The abomination called “Brexit”



Today is the most repugnant day in the history of the country in which I was born, since I was so. (Along with, perhaps and differently, Bloody Sunday in 1972.)

For what it’s worth: that woman’s announcement today offends, corrodes, negates and – insofar as one must be here, extinguishes, to a degree – everything I am or ever have been, feel or ever felt, believe in or ever believed, aspire to or ever did. Certainly since taking a first ferry from the British island, aged seven I think – let alone crossing my first-ever ballot in 1975, when nearly 70 per cent voted for a wider world against toxic xenophobia.

The abomination called ‘Brexit’ offends, contaminates and corrodes viscerally, to deep levels in every pore, membrane and chromosome, as well as across the surface discourse on migration, nation, market, politics, policy, etc. It makes Britain, and being in Britain, awkward at the best of times, and usually repulsive, stressfully so. Nasty, inward-and-backward looking Britain, post-colonial-hungover, blockhead Britain: depressed and depressing, hubristic and insular; ready now to relish an irrelevant, isolated ignorance for which the appalling majority voted — now more like tyranny by consent.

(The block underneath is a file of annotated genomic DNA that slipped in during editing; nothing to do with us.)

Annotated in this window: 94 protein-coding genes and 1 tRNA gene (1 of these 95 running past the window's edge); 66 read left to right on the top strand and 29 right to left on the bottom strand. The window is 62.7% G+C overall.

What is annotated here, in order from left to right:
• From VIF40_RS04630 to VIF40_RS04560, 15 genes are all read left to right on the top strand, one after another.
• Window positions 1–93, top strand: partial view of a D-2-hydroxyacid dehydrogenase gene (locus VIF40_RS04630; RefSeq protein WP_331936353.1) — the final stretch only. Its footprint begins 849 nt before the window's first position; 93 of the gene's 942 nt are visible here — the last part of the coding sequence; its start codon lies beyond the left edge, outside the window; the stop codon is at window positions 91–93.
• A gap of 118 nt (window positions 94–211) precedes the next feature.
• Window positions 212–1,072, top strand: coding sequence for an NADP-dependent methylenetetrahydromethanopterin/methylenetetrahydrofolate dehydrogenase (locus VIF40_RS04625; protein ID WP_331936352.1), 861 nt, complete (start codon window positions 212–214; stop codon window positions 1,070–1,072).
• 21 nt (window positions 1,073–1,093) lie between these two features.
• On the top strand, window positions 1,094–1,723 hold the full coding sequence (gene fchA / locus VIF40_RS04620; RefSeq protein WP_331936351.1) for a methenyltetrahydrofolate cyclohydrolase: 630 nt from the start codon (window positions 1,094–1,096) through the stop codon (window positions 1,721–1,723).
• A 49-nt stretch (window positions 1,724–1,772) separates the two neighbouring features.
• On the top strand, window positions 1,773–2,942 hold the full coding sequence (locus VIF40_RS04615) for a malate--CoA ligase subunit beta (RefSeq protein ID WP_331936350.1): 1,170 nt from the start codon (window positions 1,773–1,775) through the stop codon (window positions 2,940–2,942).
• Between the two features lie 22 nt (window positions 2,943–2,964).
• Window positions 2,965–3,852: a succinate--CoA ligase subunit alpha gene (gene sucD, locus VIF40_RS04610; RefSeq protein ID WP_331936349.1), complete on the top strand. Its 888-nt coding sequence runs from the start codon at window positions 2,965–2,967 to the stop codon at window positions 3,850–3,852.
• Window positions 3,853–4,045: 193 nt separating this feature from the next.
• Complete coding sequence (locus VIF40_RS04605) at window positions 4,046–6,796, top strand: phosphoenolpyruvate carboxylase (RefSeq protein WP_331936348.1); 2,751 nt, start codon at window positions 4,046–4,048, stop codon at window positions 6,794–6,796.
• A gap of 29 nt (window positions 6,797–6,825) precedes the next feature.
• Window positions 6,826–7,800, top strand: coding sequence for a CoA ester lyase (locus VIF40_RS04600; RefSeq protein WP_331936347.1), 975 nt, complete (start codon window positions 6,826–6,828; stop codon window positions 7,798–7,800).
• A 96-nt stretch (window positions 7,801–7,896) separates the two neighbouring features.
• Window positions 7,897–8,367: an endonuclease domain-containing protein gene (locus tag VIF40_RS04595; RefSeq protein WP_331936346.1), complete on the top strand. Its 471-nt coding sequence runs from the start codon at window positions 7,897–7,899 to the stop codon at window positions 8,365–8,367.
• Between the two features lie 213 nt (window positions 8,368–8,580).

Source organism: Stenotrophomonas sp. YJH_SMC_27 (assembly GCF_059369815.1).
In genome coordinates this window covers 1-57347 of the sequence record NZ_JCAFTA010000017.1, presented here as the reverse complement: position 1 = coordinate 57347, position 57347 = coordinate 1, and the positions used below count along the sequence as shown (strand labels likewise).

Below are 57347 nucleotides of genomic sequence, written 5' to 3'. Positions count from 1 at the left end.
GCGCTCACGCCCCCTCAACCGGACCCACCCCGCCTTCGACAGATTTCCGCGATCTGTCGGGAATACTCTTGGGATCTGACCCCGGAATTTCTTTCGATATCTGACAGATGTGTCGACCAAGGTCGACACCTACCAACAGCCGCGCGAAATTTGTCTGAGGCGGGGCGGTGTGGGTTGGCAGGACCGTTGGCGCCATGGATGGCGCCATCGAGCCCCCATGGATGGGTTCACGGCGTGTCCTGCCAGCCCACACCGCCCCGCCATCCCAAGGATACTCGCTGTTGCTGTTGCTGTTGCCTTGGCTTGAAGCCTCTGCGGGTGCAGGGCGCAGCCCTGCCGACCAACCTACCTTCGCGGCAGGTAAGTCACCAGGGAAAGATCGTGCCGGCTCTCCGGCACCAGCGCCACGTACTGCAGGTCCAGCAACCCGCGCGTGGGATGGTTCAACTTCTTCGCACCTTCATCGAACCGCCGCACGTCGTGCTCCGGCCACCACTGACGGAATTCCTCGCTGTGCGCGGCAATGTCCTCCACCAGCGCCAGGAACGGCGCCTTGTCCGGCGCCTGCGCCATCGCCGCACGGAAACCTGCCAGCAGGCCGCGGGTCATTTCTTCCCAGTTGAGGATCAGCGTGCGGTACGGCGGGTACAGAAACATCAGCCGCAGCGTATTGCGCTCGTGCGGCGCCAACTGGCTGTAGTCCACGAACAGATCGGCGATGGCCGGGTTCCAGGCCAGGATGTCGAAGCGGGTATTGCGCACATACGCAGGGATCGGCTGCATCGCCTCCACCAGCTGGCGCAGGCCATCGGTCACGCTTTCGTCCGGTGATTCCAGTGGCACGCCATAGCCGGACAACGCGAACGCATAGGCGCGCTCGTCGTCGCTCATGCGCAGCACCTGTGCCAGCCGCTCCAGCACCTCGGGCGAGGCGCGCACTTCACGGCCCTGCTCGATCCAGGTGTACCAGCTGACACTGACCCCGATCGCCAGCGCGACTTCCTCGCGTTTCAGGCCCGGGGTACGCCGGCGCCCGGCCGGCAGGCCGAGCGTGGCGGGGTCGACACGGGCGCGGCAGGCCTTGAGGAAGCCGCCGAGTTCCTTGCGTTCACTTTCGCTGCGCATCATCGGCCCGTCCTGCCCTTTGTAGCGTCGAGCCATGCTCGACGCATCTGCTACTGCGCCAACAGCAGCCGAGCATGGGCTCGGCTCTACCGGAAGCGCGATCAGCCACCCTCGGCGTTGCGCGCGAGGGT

*Ed Vulliamy è tra i più noti giornalisti inglesi, reporter di guerra del Guardian e dell’Observer, nonché a lungo corrispondente dagli Stati Uniti per i due giornali britannici. E’ amico di Liguritutti